Green Hills of Africa Analysis
by Ernest Hemingway

Start Your Free Trial

Green Hills of Africa Analysis

(Literary Essentials: Nonfiction Masterpieces)

Download Green Hills of Africa Study Guide

Subscribe Now

As he is in all of his work, both fiction and nonfiction, Hemingway is preoccupied in Green Hills of Africa with the themes of heroism and personal success in the modern world. Hunting serves as a metaphor for living, the hunter becomes emblematic of the hero making his way through a hostile world where skill, courage, perseverance, and luck are all necessary for survival.

The book provides a portrait of that familiar figure, the Hemingway hero. In Green Hills of Africa, Hemingway himself plays the part. In his interaction with others, and in long passages of self-analysis, he offers readers a character sketch of the components of heroism in postwar Western society. The professional hunter Phillips demonstrates the stoicism, knowledge, and patience that the man of action must possess to balance his violent life-style. The Africans, too, are important as illustrations of what is respected, what not: M’Cola carries out his duties without fanfare, displaying quiet expertise, while the garrulous Garrick carries on like a hero in the safe confines of his village but quails beside the Masai warriors whom the hunting party meets on the trail, uncomfortable in the presence of what Hemingway describes as a natural nobility.

Hemingway’s major subject, however, is himself. The book presents a portrait of heroism seen from inside, analyzed with a great sense of self-awareness and, despite an occasional burst of hyperbole, with genuine humility. Hemingway looks inside himself to see if he has what it takes to be the kind of hero about whom he has written in the Nick Adams stories or in his early novels The Sun Also Rises (1926) and A Farewell to Arms (1929). He recognizes that writing is central to his life; it is not what he does but what he must do to make his life worthwhile: “I must write because if I do not write a certain amount I do not enjoy the rest of my life.” “To work,” he remarks, “was the only thing, it was the one thing that always made you feel good.”

The same kind of intensity that drives him to write well inspires him to hunt big game. Hunting well—doing all he is supposed to do correctly, with precision— gives him “the feeling of well being and confidence that is so much more pleasant to have than to hear about.” He seems to take special pleasure in describing the details of the hunt: how he carefully tracks the game, retracing his steps when necessary, working through the high grass to get upwind of his target, taking special care to pick out the bucks and avoid killing the does. He takes special pride not only in the doing but also in the description of such actions:I checked on the aperture in the sight being clean, cleaned my glasses and wiped the sweat from my forehead remembering to put the used handkerchief in my left pocket so I would not fog my glasses wiping them with it again.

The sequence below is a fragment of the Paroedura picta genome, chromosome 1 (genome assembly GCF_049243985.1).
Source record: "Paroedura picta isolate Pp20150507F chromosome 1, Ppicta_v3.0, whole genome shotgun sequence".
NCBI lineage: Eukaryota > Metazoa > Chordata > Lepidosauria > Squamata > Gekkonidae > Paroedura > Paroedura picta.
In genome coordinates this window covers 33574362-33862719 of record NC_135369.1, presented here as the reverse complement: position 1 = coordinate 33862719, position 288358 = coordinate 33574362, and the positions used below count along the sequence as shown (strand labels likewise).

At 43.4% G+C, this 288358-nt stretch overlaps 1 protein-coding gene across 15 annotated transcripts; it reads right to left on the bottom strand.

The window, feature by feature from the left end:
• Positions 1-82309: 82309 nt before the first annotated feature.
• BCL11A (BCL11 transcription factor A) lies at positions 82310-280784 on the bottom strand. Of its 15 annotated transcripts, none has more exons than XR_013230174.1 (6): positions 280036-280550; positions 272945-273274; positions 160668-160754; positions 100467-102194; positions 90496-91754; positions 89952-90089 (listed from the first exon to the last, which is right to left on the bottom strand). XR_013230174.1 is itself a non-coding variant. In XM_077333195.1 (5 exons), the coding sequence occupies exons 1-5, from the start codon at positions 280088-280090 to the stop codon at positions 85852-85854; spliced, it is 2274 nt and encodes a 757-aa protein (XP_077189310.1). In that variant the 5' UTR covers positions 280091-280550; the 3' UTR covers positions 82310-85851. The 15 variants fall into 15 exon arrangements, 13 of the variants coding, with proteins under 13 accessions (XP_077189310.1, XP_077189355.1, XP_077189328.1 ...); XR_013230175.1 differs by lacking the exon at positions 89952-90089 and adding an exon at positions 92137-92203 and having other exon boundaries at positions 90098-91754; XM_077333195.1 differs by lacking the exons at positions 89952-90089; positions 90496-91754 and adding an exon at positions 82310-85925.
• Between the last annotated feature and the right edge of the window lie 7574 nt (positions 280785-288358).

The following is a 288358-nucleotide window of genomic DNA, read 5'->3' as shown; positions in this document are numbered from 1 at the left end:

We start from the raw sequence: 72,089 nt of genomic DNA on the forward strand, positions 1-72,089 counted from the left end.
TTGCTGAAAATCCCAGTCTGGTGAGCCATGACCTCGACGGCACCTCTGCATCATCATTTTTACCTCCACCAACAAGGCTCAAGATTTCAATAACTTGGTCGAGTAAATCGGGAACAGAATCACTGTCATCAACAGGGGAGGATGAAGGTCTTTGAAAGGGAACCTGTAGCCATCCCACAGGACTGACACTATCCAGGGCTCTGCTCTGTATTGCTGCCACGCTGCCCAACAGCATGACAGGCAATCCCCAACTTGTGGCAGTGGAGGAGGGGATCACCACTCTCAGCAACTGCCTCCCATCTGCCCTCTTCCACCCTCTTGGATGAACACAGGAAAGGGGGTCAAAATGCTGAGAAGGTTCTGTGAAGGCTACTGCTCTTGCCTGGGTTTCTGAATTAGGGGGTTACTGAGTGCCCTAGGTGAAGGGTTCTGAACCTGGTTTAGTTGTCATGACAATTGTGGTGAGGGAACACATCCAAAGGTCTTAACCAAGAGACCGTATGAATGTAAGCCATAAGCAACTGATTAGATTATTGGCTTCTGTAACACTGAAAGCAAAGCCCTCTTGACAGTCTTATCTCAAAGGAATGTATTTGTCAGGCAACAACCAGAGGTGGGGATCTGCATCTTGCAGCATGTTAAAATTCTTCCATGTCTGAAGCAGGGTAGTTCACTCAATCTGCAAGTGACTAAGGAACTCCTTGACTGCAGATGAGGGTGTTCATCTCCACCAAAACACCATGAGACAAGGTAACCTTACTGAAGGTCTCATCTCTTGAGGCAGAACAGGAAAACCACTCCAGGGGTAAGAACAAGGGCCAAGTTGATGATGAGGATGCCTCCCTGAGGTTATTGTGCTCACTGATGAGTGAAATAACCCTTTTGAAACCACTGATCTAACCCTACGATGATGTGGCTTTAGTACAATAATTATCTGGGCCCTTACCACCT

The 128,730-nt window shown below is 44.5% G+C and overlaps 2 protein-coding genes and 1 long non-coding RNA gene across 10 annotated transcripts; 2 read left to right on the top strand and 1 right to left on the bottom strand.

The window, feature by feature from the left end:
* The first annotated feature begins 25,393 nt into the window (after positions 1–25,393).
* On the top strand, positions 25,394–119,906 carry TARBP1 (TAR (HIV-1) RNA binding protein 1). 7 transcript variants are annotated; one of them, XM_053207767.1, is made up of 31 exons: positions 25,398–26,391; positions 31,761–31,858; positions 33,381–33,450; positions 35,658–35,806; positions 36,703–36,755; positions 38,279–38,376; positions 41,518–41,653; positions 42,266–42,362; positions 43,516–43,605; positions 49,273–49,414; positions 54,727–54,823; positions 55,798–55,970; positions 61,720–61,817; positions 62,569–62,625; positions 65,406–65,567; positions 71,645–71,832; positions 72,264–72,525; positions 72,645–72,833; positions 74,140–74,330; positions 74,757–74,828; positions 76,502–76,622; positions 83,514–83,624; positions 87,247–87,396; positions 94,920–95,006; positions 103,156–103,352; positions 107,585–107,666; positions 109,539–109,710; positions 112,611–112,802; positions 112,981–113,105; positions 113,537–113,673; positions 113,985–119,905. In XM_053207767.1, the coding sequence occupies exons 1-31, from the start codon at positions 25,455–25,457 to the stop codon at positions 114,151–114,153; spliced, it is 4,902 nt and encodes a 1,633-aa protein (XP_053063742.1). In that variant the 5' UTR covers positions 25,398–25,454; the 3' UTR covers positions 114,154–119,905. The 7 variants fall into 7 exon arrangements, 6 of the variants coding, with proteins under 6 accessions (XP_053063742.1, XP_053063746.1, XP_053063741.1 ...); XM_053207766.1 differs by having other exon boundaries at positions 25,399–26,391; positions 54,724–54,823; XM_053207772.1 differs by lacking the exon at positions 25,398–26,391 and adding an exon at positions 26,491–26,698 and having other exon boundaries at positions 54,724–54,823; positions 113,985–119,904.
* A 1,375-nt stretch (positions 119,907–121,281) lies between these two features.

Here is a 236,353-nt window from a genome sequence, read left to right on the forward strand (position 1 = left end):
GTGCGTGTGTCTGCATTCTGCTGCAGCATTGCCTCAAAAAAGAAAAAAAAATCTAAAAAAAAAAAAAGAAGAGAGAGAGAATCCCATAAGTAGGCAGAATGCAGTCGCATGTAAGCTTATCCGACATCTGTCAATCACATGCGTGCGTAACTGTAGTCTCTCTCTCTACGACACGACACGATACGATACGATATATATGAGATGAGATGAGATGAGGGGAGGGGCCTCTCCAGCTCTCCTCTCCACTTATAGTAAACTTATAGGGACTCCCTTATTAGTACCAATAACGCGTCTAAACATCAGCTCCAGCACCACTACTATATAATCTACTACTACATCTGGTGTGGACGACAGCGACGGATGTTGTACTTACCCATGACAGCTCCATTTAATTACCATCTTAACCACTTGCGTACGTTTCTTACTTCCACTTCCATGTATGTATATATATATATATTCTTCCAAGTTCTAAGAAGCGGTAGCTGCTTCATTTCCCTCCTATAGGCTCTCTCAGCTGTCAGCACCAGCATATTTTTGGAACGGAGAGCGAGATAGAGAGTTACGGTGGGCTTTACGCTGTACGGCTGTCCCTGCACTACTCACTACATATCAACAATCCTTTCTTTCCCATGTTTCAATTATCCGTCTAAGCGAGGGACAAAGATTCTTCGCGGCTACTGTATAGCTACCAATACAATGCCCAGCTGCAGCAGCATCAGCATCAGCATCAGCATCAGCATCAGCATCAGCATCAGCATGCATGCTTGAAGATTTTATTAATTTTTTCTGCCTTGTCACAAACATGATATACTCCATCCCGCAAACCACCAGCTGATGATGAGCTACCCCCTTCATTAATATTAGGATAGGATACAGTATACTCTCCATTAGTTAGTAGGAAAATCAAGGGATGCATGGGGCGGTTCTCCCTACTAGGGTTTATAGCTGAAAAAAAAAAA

He takes pride in killing cleanly, feeling sorry for the animals only when he does not carry out his role as hunter skillfully: “They all had to die and my interference with the nightly and the seasonal killing that went on all the time was very minute.” He blames no one for his mistakes; no hero honest with himself can do so. “Every damned thing is your own fault if you’re any good,” he tells himself in a moment of self-criticism. In a sense, for Hemingway—and for the Hemingway hero—ritual is all.

In addition to describing his hunting experiences, Hemingway devotes much of his attention to the craft of fiction. In discussions with his fellow hunters, many of whom are highly literate and familiar with his work as well as with the works of other popular American writers, Hemingway gives the reader his own view of the status of American literature....

(The entire section is 986 words.)